“Back in the day, families might spend $10,000, $12,000 on a solid African mahogany casket, have an all-out wake and such,” he says. “Those days are over.”
Today, many funeral directors offer hardwood or metal rental coffins for a short period before cremation, Mr. Sullivan says. He charges roughly $1,000 to rent a hardwood casket for a daylong viewing; a body is placed in a combustible container of cardboard or soft wood, and inserted into the rental coffin lined with fabric.
“We were early adapters,” says Mr. Sullivan, who has rented coffins since 1976. “You want to stay alive in this business, you anticipate your customer’s needs.”
For those who are budget-minded, but don’t want to rent, they can buy coffins at Costco, which offers a selection from $924.99 to $2,999.99.
Many funeral directors are compensating for lost revenue as the Moloneys have, by offering new services like video tributes, grief counseling referrals and memorial items including ceremonial urns, keepsake jewelry, wind chimes and sundials that hold a portion of cremated remains. Some are even selling sterling silver or 14-karat gold “Thumbies” — earrings, charms, pendants and cufflinks that are fashioned from the thumbprint of their loved one and can cost $1,000 apiece.
They pull in profits from the rental business, too. Morticians can recoup the cost of an ornate coffin after a dozen or so rentals, but use it for several years.
Still, the funeral industry faces competition from a growing number of companies, which, like Costco, are providing goods or services that cater to the cost-saving or environmental concerns of a new generation.
Consider Paul Firnstein, a retired advertising executive who moved to Ashland, Ore., from upstate New York in the early 1990s. Members of his small synagogue lacked access to the simple coffins required by Jewish law. So Mr. Firnstein, a carpenter, set about making them himself in kits that families could assemble themselves. Word spread about his business, Ark Wood Caskets, first locally and then, with Internet advertising, nationwide. His coffin kits sell for $599, and fit into a slender cardboard box.
“You can stand the box up in the garage, or put it under the pool table for when the time comes,” he says.
Mr. Firnstein also says he is fielding more calls from families interested in natural burials. Adherents of the movement wrap bodies in simple shrouds or in biodegradable coffins and bury them in woodland cemeteries.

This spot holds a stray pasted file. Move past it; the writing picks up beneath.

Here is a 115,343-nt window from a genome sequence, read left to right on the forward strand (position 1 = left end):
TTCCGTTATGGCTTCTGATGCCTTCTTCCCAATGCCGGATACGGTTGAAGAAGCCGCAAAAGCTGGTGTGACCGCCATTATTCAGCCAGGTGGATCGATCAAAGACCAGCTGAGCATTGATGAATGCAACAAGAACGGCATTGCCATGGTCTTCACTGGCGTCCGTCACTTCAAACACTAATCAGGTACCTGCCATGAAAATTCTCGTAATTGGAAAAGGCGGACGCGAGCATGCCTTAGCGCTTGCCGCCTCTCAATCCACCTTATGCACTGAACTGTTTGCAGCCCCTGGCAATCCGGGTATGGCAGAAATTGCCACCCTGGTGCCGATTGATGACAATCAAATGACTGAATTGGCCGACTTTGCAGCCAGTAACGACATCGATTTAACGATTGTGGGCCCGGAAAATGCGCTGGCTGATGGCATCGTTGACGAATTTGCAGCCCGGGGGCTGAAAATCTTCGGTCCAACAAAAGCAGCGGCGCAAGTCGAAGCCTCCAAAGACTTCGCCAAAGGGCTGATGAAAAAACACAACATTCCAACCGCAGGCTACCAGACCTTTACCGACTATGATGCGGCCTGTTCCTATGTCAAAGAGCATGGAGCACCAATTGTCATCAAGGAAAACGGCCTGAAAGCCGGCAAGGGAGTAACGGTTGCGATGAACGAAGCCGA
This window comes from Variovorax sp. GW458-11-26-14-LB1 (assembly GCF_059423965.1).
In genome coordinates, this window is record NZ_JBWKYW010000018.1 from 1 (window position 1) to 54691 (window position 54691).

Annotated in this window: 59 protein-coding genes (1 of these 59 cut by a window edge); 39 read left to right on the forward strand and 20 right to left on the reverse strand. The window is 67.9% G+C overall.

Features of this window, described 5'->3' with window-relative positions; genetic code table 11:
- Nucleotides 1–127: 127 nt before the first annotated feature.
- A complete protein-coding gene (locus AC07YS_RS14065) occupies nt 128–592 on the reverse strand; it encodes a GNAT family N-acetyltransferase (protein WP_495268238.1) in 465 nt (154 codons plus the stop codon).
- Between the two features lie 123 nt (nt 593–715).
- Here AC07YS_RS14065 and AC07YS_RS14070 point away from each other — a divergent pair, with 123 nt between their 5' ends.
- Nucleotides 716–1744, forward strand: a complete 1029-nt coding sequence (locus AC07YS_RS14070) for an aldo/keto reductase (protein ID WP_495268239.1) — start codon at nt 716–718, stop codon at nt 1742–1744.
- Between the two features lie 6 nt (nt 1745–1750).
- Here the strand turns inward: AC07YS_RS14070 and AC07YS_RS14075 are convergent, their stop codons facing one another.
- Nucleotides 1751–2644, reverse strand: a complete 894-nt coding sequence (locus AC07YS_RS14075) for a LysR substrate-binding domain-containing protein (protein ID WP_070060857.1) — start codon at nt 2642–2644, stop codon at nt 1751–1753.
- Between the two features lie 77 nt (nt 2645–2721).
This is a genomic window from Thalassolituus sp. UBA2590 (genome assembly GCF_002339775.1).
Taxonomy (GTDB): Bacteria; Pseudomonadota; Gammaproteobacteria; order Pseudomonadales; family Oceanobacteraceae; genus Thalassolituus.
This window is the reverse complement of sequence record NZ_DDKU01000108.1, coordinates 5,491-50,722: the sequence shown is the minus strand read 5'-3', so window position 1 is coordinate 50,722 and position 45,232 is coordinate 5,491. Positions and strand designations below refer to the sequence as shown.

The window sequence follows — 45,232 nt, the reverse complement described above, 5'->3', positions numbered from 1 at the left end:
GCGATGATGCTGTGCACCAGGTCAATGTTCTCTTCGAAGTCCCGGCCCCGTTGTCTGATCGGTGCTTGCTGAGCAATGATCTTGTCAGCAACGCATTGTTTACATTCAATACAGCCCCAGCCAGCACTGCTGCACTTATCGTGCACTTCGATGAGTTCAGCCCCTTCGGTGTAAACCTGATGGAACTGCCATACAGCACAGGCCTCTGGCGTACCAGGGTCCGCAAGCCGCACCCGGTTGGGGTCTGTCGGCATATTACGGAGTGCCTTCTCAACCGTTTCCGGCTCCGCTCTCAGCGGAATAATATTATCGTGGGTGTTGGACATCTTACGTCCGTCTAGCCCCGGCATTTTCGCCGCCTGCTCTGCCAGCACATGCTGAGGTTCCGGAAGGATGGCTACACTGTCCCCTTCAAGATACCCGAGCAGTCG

Such simple burials are traditional in many faiths, and were long the standard practice in the United States until the Civil War, when the development of modern embalming and the expansion of the train system altered the landscape of death and gave rise to the modern mortuary practice.
No one keeps statistics on natural burials, but interest is growing, says Mark Harris, author of a 2007 book, “Grave Matters: A Journey Through the Modern Funeral Industry to a Natural Way of Burial.”
“It’s not just this chic eco-trend for greenies,” he says. “It’s based on simplicity and thrift, and has broad appeal.”
Since 2005, the Green Burial Council, a nonprofit organization in Santa Fe, N.M., has certified cemeteries and funeral providers that follow certain environmental guidelines. It has a list of 220 funeral homes that identify themselves as willing to handle unembalmed bodies, 17 cemeteries that, among other practices, avoid chemicals, and 14 coffin companies that use nontoxic, biodegradable materials.
LAWS vary by state, but it is legal in most states to care for the dead at home. New York is among the few states that require a licensed funeral director or undertaker to handle most death care needs. The online Home Funeral Directory, based in Austin, Tex., shows a list of 41 organizations that help arrange home funerals. Many of these charge fees for conducting home death-care seminars and workshops.
Char Barrett, the funeral director in Seattle, spent 25 years in corporate sales and nonprofit management before attending mortuary school. Two years ago, she founded A Sacred Moment and has since assisted with 54 home funerals. She offers Web seminars and workshops that help families prepare bodies at home for burial or cremation, and works closely with others who provide customized merchandise.
One of those merchants is Marian Spadone, an artist in Portland, Ore., who designs and makes burial shrouds for her four-year-old company, A Fine Farewell. She says she laughs along when people make wisecracks about her “burial burritos,” and even when they call her the “Death Shroud Lady.”
“A lot of people think it’s weird at first,” she says.
Her shrouds start at $895, can be made to order, and can be used in coffins or to wrap bodies before burial or cremation.
“People spend all this time planning how they will decorate their home or have a wedding,” she says. “Why wouldn’t you do the same when you say goodbye?”